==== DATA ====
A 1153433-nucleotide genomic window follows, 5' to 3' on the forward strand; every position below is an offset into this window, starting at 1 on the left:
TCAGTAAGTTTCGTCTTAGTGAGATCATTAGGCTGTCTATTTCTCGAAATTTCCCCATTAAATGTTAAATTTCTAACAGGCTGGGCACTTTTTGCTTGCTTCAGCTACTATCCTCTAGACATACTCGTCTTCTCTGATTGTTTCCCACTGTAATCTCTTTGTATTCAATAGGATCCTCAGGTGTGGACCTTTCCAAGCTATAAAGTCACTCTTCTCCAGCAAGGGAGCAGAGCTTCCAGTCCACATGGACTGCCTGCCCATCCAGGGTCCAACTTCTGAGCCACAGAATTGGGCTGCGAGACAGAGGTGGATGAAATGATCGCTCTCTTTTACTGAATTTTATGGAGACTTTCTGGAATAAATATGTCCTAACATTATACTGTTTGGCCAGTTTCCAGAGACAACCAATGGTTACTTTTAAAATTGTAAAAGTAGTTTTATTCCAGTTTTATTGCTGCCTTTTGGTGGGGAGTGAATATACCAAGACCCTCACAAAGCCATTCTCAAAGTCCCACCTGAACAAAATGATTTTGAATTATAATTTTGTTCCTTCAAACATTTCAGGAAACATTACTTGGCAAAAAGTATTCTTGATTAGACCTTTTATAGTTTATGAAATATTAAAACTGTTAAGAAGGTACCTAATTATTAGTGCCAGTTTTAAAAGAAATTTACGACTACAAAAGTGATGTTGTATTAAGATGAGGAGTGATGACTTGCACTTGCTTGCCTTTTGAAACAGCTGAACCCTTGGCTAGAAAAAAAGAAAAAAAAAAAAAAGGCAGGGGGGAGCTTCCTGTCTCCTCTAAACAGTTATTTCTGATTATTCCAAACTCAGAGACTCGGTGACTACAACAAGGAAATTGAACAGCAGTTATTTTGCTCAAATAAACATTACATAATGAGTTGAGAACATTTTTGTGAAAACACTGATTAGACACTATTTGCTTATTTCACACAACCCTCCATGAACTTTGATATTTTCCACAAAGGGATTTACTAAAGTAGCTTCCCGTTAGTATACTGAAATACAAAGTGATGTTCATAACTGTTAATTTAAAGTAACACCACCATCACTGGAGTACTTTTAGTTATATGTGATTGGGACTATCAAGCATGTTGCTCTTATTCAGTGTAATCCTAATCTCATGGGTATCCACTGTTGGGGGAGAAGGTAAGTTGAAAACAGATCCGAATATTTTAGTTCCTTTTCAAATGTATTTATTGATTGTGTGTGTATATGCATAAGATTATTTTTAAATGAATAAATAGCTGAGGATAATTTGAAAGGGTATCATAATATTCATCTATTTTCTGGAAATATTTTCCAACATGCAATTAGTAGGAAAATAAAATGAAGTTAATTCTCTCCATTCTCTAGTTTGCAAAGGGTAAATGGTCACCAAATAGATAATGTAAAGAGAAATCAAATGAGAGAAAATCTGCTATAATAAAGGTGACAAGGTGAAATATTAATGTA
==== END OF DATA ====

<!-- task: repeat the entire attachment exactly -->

A 1153433-nucleotide genomic window follows, 5' to 3' on the forward strand; every position below is an offset into this window, starting at 1 on the left:
TCAGTAAGTTTCGTCTTAGTGAGATCATTAGGCTGTCTATTTCTCGAAATTTCCCCATTAAATGTTAAATTTCTAACAGGCTGGGCACTTTTTGCTTGCTTCAGCTACTATCCTCTAGACATACTCGTCTTCTCTGATTGTTTCCCACTGTAATCTCTTTGTATTCAATAGGATCCTCAGGTGTGGACCTTTCCAAGCTATAAAGTCACTCTTCTCCAGCAAGGGAGCAGAGCTTCCAGTCCACATGGACTGCCTGCCCATCCAGGGTCCAACTTCTGAGCCACAGAATTGGGCTGCGAGACAGAGGTGGATGAAATGATCGCTCTCTTTTACTGAATTTTATGGAGACTTTCTGGAATAAATATGTCCTAACATTATACTGTTTGGCCAGTTTCCAGAGACAACCAATGGTTACTTTTAAAATTGTAAAAGTAGTTTTATTCCAGTTTTATTGCTGCCTTTTGGTGGGGAGTGAATATACCAAGACCCTCACAAAGCCATTCTCAAAGTCCCACCTGAACAAAATGATTTTGAATTATAATTTTGTTCCTTCAAACATTTCAGGAAACATTACTTGGCAAAAAGTATTCTTGATTAGACCTTTTATAGTTTATGAAATATTAAAACTGTTAAGAAGGTACCTAATTATTAGTGCCAGTTTTAAAAGAAATTTACGACTACAAAAGTGATGTTGTATTAAGATGAGGAGTGATGACTTGCACTTGCTTGCCTTTTGAAACAGCTGAACCCTTGGCTAGAAAAAAAGAAAAAAAAAAAAAAGGCAGGGGGGAGCTTCCTGTCTCCTCTAAACAGTTATTTCTGATTATTCCAAACTCAGAGACTCGGTGACTACAACAAGGAAATTGAACAGCAGTTATTTTGCTCAAATAAACATTACATAATGAGTTGAGAACATTTTTGTGAAAACACTGATTAGACACTATTTGCTTATTTCACACAACCCTCCATGAACTTTGATATTTTCCACAAAGGGATTTACTAAAGTAGCTTCCCGTTAGTATACTGAAATACAAAGTGATGTTCATAACTGTTAATTTAAAGTAACACCACCATCACTGGAGTACTTTTAGTTATATGTGATTGGGACTATCAAGCATGTTGCTCTTATTCAGTGTAATCCTAATCTCATGGGTATCCACTGTTGGGGGAGAAGGTAAGTTGAAAACAGATCCGAATATTTTAGTTCCTTTTCAAATGTATTTATTGATTGTGTGTGTATATGCATAAGATTATTTTTAAATGAATAAATAGCTGAGGATAATTTGAAAGGGTATCATAATATTCATCTATTTTCTGGAAATATTTTCCAACATGCAATTAGTAGGAAAATAAAATGAAGTTAATTCTCTCCATTCTCTAGTTTGCAAAGGGTAAATGGTCACCAAATAGATAATGTAAAGAGAAATCAAATGAGAGAAAATCTGCTATAATAAAGGTGACAAGGTGAAATATTAATGTA